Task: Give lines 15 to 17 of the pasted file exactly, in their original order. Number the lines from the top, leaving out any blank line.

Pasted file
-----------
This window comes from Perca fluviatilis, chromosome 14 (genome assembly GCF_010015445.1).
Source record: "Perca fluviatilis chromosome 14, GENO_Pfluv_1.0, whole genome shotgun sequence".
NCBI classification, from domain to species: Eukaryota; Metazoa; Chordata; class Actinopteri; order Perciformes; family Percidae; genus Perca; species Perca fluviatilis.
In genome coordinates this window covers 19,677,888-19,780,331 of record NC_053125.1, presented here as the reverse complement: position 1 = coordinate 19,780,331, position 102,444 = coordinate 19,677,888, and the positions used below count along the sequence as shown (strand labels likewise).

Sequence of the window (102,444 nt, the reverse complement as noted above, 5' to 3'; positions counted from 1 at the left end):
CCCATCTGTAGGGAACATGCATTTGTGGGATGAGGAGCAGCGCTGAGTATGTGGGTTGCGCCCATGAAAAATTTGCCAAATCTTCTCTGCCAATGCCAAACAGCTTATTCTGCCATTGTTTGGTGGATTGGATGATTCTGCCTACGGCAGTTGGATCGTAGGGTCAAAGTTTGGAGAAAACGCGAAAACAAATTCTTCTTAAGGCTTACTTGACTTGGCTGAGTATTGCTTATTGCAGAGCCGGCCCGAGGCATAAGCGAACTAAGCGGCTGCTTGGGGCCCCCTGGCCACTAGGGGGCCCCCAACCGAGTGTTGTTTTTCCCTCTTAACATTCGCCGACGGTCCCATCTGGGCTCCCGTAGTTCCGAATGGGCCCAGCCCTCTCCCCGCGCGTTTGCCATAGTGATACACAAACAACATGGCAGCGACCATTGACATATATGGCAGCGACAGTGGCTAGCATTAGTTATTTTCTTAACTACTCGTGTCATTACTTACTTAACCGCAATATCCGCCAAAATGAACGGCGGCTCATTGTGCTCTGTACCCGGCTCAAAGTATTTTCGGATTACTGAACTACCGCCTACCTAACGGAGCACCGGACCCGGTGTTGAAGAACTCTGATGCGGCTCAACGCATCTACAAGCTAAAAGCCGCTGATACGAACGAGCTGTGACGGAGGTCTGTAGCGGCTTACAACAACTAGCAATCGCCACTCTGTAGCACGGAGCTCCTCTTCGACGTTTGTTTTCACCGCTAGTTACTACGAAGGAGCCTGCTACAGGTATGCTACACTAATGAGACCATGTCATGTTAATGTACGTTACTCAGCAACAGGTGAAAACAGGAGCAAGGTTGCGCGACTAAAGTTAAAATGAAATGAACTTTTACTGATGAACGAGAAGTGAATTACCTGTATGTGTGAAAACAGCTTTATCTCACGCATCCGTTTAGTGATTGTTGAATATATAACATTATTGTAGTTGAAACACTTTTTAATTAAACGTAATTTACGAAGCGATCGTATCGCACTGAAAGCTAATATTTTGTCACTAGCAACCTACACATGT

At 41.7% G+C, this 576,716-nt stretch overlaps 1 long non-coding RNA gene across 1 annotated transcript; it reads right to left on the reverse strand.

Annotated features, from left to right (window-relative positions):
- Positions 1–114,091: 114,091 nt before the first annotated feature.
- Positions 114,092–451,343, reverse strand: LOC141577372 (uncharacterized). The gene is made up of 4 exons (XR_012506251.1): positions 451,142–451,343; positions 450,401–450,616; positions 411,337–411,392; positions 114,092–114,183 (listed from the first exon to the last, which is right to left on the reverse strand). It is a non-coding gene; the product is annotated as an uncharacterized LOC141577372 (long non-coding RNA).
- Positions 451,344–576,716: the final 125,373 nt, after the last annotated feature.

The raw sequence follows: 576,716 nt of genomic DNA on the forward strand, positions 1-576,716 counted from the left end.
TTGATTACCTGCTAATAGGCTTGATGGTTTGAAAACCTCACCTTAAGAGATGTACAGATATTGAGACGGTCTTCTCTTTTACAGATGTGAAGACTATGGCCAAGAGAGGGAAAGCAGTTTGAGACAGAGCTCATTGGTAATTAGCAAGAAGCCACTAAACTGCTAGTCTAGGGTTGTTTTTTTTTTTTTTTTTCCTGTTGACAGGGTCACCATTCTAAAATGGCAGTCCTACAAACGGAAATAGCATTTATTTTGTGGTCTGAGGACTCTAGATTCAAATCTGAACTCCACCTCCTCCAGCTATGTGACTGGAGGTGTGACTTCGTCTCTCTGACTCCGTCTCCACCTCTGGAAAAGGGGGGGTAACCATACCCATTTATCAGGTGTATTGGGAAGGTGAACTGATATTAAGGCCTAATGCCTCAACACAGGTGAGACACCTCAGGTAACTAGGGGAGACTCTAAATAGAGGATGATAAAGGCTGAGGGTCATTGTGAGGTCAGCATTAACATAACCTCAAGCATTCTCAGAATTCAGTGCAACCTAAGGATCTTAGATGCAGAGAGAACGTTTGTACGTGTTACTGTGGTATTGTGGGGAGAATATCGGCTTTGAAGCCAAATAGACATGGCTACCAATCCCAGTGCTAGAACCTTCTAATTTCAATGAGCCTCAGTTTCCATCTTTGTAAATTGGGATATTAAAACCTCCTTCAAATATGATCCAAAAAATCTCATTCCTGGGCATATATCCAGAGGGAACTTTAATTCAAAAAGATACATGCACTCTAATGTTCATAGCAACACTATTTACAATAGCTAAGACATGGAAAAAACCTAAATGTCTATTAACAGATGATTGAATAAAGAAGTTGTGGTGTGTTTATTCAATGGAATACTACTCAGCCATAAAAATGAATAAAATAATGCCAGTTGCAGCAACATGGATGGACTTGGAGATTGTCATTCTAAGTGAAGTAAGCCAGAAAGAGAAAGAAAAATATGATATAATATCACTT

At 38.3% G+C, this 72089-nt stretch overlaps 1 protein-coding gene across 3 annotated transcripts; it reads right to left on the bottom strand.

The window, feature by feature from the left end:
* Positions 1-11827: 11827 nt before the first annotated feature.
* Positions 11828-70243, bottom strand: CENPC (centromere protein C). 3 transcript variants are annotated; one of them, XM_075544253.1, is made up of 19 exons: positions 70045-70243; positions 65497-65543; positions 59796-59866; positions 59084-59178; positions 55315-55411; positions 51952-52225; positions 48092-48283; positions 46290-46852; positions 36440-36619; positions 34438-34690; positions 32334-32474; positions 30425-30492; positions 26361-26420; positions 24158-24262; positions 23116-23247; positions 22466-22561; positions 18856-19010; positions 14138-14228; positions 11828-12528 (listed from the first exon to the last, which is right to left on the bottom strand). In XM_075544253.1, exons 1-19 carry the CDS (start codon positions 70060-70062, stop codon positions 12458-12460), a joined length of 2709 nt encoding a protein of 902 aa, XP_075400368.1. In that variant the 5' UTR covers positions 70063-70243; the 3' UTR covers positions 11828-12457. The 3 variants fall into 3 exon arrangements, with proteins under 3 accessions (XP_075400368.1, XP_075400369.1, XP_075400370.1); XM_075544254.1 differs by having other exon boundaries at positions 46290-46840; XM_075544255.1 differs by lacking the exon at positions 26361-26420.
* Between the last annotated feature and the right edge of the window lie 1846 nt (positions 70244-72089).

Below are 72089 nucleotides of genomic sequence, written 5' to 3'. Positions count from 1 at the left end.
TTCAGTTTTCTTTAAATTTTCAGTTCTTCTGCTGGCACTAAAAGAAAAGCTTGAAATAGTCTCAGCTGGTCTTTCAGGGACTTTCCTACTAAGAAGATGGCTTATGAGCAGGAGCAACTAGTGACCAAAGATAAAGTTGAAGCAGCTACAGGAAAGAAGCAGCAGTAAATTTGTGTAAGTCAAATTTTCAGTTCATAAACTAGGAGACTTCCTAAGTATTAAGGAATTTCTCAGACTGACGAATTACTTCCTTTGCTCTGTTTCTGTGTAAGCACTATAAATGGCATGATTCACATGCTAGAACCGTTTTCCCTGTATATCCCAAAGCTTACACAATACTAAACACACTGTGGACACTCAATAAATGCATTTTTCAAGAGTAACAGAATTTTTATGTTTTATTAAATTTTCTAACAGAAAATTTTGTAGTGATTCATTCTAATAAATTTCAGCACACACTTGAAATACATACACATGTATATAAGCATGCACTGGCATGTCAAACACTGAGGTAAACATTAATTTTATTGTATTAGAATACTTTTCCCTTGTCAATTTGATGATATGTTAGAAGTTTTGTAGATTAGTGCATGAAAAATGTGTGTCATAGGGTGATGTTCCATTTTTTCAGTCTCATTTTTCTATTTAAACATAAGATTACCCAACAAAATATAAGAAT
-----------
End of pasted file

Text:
The window, feature by feature from the left end:
* Positions 1-11827: 11827 nt before the first annotated feature.
* Positions 11828-70243, bottom strand: CENPC (centromere protein C). 3 transcript variants are annotated; one of them, XM_075544253.1, is made up of 19 exons: positions 70045-70243; positions 65497-65543; positions 59796-59866; positions 59084-59178; positions 55315-55411; positions 51952-52225; positions 48092-48283; positions 46290-46852; positions 36440-36619; positions 34438-34690; positions 32334-32474; positions 30425-30492; positions 26361-26420; positions 24158-24262; positions 23116-23247; positions 22466-22561; positions 18856-19010; positions 14138-14228; positions 11828-12528 (listed from the first exon to the last, which is right to left on the bottom strand). In XM_075544253.1, exons 1-19 carry the CDS (start codon positions 70060-70062, stop codon positions 12458-12460), a joined length of 2709 nt encoding a protein of 902 aa, XP_075400368.1. In that variant the 5' UTR covers positions 70063-70243; the 3' UTR covers positions 11828-12457. The 3 variants fall into 3 exon arrangements, with proteins under 3 accessions (XP_075400368.1, XP_075400369.1, XP_075400370.1); XM_075544254.1 differs by having other exon boundaries at positions 46290-46840; XM_075544255.1 differs by lacking the exon at positions 26361-26420.